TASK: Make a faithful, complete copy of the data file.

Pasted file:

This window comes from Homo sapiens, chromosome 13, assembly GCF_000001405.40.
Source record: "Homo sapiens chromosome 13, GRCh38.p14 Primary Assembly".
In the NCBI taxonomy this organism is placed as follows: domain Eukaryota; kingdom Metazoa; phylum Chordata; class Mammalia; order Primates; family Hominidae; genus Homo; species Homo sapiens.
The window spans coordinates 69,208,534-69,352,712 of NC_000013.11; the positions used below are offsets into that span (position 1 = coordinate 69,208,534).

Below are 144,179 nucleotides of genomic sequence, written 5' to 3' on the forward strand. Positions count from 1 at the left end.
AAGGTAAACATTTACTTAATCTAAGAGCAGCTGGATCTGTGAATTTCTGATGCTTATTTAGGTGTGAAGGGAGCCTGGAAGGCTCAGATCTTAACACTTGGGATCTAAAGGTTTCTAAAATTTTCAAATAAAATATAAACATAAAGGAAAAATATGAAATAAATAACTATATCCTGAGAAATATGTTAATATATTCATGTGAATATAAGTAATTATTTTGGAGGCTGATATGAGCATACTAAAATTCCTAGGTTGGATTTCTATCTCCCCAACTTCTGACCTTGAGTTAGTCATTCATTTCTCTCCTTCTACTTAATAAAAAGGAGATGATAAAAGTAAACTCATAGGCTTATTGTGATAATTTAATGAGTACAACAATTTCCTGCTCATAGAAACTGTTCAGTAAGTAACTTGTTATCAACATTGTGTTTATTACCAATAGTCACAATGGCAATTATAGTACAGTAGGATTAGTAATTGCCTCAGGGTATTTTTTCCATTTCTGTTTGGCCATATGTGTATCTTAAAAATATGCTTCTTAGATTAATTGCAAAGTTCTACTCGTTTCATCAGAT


This window comes from Homo sapiens, chromosome 13, assembly GCF_000001405.40.
Source record: "Homo sapiens chromosome 13, GRCh38.p14 Primary Assembly".
In the NCBI taxonomy this organism is placed as follows: domain Eukaryota; kingdom Metazoa; phylum Chordata; class Mammalia; order Primates; family Hominidae; genus Homo; species Homo sapiens.
The window spans coordinates 69,208,534-69,352,712 of NC_000013.11; the positions used below are offsets into that span (position 1 = coordinate 69,208,534).

Below are 144,179 nucleotides of genomic sequence, written 5' to 3' on the forward strand. Positions count from 1 at the left end.
AAGGTAAACATTTACTTAATCTAAGAGCAGCTGGATCTGTGAATTTCTGATGCTTATTTAGGTGTGAAGGGAGCCTGGAAGGCTCAGATCTTAACACTTGGGATCTAAAGGTTTCTAAAATTTTCAAATAAAATATAAACATAAAGGAAAAATATGAAATAAATAACTATATCCTGAGAAATATGTTAATATATTCATGTGAATATAAGTAATTATTTTGGAGGCTGATATGAGCATACTAAAATTCCTAGGTTGGATTTCTATCTCCCCAACTTCTGACCTTGAGTTAGTCATTCATTTCTCTCCTTCTACTTAATAAAAAGGAGATGATAAAAGTAAACTCATAGGCTTATTGTGATAATTTAATGAGTACAACAATTTCCTGCTCATAGAAACTGTTCAGTAAGTAACTTGTTATCAACATTGTGTTTATTACCAATAGTCACAATGGCAATTATAGTACAGTAGGATTAGTAATTGCCTCAGGGTATTTTTTCCATTTCTGTTTGGCCATATGTGTATCTTAAAAATATGCTTCTTAGATTAATTGCAAAGTTCTACTCGTTTCATCAGAT